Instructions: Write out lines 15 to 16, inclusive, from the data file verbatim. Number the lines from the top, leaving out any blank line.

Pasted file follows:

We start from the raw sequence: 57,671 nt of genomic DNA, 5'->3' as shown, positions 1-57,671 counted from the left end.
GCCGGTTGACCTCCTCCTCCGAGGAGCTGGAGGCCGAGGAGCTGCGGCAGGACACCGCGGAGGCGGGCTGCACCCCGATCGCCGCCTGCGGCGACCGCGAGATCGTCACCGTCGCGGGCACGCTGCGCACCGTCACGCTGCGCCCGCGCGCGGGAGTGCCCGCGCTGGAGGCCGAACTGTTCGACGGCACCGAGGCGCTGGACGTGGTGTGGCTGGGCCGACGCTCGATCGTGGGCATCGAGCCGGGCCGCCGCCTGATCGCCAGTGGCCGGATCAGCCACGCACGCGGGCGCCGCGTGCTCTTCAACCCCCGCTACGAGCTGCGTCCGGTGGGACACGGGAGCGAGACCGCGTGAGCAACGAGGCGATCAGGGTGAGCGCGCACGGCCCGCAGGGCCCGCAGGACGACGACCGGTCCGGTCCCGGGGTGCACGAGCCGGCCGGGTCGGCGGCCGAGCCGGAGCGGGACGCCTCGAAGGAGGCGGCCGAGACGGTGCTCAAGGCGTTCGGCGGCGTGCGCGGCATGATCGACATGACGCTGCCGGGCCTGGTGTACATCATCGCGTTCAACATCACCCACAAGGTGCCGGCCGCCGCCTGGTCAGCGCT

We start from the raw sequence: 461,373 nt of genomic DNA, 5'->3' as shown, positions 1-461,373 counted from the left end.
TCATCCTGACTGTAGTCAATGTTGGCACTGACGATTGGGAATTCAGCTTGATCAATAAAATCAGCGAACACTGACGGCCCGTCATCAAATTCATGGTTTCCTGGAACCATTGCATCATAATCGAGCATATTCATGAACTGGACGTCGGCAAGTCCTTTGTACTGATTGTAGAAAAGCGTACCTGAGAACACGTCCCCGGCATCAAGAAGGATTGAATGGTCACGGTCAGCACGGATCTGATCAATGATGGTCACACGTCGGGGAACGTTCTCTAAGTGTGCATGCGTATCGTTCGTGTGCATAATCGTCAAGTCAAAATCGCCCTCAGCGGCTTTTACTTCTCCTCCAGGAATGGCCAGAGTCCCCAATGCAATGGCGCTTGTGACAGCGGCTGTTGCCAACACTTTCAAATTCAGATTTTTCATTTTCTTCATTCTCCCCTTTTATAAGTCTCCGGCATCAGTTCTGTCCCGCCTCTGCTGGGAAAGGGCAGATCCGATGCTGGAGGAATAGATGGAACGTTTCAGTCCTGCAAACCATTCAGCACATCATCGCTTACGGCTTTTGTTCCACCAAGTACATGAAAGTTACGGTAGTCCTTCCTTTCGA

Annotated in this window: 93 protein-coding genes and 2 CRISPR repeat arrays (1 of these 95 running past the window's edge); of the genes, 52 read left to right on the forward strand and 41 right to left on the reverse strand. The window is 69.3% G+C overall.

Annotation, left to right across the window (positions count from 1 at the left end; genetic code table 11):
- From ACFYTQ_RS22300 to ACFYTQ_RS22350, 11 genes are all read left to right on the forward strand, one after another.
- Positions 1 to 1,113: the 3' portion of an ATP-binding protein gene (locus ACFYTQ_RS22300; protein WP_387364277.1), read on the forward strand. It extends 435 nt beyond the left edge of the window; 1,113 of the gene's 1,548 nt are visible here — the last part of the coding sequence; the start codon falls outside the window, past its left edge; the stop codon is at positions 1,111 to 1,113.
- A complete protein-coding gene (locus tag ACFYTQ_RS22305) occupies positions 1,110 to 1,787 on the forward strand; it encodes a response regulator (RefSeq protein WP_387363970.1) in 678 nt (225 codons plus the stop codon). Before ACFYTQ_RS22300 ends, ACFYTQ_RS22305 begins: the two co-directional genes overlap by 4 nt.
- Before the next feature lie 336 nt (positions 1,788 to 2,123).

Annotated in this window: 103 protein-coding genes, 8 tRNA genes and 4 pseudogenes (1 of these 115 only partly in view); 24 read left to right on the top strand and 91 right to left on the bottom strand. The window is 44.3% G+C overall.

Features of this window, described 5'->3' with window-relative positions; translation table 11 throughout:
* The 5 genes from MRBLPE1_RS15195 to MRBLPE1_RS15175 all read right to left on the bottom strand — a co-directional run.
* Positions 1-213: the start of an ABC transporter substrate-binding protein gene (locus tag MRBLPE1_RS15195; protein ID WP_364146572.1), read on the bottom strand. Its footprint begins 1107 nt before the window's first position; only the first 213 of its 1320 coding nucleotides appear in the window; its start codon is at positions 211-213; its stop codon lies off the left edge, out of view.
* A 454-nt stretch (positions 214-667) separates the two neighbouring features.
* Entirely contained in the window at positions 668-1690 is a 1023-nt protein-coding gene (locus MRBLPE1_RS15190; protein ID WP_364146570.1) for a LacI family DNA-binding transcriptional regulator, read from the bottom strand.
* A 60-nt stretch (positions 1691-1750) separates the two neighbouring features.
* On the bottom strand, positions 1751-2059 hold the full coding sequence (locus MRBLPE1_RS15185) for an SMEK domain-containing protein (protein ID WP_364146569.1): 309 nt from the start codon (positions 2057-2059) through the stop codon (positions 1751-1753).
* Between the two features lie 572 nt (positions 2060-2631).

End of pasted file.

* A 454-nt stretch (positions 214-667) separates the two neighbouring features.
* Entirely contained in the window at positions 668-1690 is a 1023-nt protein-coding gene (locus MRBLPE1_RS15190; protein ID WP_364146570.1) for a LacI family DNA-binding transcriptional regulator, read from the bottom strand.